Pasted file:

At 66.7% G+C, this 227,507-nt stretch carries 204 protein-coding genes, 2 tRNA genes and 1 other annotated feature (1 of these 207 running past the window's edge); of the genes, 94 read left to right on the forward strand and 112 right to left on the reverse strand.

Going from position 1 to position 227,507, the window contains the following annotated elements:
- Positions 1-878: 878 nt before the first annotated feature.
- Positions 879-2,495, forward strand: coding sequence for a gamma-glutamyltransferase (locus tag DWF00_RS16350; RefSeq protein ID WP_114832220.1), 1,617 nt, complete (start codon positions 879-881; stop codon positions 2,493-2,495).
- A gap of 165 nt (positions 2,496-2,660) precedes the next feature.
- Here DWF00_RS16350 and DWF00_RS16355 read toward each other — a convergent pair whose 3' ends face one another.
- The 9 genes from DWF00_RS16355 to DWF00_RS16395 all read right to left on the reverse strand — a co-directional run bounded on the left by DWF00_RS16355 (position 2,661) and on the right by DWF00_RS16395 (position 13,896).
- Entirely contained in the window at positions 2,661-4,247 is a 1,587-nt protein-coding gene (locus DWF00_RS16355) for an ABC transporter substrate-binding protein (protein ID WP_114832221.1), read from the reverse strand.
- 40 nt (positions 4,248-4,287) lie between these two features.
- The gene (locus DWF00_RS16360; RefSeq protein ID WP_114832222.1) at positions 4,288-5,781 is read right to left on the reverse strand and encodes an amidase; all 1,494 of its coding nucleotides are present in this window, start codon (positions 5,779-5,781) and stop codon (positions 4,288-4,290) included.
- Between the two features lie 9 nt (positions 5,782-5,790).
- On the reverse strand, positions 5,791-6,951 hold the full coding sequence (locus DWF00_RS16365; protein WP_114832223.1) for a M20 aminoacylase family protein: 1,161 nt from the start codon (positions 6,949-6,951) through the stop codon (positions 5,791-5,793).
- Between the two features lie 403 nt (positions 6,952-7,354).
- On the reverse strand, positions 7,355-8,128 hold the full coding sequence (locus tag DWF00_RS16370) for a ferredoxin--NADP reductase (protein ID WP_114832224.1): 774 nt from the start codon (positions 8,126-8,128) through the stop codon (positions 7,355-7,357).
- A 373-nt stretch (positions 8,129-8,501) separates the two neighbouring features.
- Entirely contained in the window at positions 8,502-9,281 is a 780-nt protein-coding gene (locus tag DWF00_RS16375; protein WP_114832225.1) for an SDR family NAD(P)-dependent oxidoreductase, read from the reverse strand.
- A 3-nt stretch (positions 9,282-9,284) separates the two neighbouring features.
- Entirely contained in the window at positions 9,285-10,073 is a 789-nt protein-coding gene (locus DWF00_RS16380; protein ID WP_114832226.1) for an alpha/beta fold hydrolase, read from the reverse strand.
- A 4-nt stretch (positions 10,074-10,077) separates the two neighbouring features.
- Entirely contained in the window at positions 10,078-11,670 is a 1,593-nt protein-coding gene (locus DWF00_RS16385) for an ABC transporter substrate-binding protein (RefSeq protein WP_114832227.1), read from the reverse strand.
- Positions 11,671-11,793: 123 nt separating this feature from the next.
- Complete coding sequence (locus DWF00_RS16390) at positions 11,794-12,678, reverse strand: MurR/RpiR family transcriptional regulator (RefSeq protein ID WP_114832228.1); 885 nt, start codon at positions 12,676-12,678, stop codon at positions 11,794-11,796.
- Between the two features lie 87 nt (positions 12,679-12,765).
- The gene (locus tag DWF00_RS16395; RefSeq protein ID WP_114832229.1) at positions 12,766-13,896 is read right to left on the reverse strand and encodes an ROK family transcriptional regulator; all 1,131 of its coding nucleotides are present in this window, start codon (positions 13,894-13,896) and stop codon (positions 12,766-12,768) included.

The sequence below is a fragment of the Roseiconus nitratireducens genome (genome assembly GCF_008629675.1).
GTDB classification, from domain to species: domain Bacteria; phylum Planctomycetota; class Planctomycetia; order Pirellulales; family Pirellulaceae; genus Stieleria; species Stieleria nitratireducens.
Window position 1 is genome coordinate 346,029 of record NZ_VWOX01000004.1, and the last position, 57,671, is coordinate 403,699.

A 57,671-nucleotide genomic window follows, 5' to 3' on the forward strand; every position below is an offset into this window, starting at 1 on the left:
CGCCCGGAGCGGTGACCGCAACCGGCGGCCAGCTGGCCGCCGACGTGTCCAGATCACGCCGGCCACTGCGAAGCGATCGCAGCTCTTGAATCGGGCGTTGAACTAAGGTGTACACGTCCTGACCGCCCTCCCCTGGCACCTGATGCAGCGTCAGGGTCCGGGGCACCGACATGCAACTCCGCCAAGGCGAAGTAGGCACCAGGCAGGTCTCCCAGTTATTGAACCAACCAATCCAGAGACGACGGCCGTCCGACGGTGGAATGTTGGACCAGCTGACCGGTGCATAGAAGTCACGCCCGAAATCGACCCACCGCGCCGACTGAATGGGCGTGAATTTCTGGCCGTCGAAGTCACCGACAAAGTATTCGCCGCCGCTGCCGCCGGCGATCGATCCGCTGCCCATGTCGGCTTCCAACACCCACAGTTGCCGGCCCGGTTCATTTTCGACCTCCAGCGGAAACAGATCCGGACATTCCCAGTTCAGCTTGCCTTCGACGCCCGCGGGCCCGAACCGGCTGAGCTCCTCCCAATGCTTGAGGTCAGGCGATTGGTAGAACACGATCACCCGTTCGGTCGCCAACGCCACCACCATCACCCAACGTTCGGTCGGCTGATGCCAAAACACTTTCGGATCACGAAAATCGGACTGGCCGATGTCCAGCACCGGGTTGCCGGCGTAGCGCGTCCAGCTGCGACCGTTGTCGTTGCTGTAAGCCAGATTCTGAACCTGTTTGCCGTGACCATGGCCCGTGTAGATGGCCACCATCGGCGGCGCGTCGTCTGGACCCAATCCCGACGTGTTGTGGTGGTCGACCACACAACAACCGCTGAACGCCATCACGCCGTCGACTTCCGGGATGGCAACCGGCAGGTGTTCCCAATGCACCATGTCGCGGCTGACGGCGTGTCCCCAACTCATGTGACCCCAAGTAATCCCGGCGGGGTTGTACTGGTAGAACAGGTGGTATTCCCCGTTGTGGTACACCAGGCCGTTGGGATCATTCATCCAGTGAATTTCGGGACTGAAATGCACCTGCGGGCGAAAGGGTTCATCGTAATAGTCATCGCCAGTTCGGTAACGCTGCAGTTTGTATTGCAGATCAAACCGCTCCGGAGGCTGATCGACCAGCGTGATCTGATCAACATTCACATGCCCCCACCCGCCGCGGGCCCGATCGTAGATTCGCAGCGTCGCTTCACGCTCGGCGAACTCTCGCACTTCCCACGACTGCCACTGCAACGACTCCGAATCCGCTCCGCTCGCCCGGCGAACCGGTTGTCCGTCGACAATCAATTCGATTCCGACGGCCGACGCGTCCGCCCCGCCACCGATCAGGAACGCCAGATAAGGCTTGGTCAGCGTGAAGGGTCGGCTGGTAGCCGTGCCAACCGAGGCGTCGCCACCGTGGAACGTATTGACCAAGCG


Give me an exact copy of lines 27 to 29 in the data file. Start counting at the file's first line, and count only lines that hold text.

Window position 1 is genome coordinate 346,029 of record NZ_VWOX01000004.1, and the last position, 57,671, is coordinate 403,699.

A 57,671-nucleotide genomic window follows, 5' to 3' on the forward strand; every position below is an offset into this window, starting at 1 on the left:
CGCCCGGAGCGGTGACCGCAACCGGCGGCCAGCTGGCCGCCGACGTGTCCAGATCACGCCGGCCACTGCGAAGCGATCGCAGCTCTTGAATCGGGCGTTGAACTAAGGTGTACACGTCCTGACCGCCCTCCCCTGGCACCTGATGCAGCGTCAGGGTCCGGGGCACCGACATGCAACTCCGCCAAGGCGAAGTAGGCACCAGGCAGGTCTCCCAGTTATTGAACCAACCAATCCAGAGACGACGGCCGTCCGACGGTGGAATGTTGGACCAGCTGACCGGTGCATAGAAGTCACGCCCGAAATCGACCCACCGCGCCGACTGAATGGGCGTGAATTTCTGGCCGTCGAAGTCACCGACAAAGTATTCGCCGCCGCTGCCGCCGGCGATCGATCCGCTGCCCATGTCGGCTTCCAACACCCACAGTTGCCGGCCCGGTTCATTTTCGACCTCCAGCGGAAACAGATCCGGACATTCCCAGTTCAGCTTGCCTTCGACGCCCGCGGGCCCGAACCGGCTGAGCTCCTCCCAATGCTTGAGGTCAGGCGATTGGTAGAACACGATCACCCGTTCGGTCGCCAACGCCACCACCATCACCCAACGTTCGGTCGGCTGATGCCAAAACACTTTCGGATCACGAAAATCGGACTGGCCGATGTCCAGCACCGGGTTGCCGGCGTAGCGCGTCCAGCTGCGACCGTTGTCGTTGCTGTAAGCCAGATTCTGAACCTGTTTGCCGTGACCATGGCCCGTGTAGATGGCCACCATCGGCGGCGCGTCGTCTGGACCCAATCCCGACGTGTTGTGGTGGTCGACCACACAACAACCGCTGAACGCCATCACGCCGTCGACTTCCGGGATGGCAACCGGCAGGTGTTCCCAATGCACCATGTCGCGGCTGACGGCGTGTCCCCAACTCATGTGACCCCAAGTAATCCCGGCGGGGTTGTACTGGTAGAACAGGTGGTATTCCCCGTTGTGGTACACCAGGCCGTTGGGATCATTCATCCAGTGAATTTCGGGACTGAAATGCACCTGCGGGCGAAAGGGTTCATCGTAATAGTCATCGCCAGTTCGGTAACGCTGCAGTTTGTATTGCAGATCAAACCGCTCCGGAGGCTGATCGACCAGCGTGATCTGATCAACATTCACATGCCCCCACCCGCCGCGGGCCCGATCGTAGATTCGCAGCGTCGCTTCACGCTCGGCGAACTCTCGCACTTCCCACGACTGCCACTGCAACGACTCCGAATCCGCTCCGCTCGCCCGGCGAACCGGTTGTCCGTCGACAATCAATTCGATTCCGACGGCCGACGCGTCCGCCCCGCCACCGATCAGGAACGCCAGATAAGGCTTGGTCAGCGTGAAGGGTCGGCTGGTAGCCGTGCCAACCGAGGCGTCGCCACCGTGGAACGTATTGACCAAGCG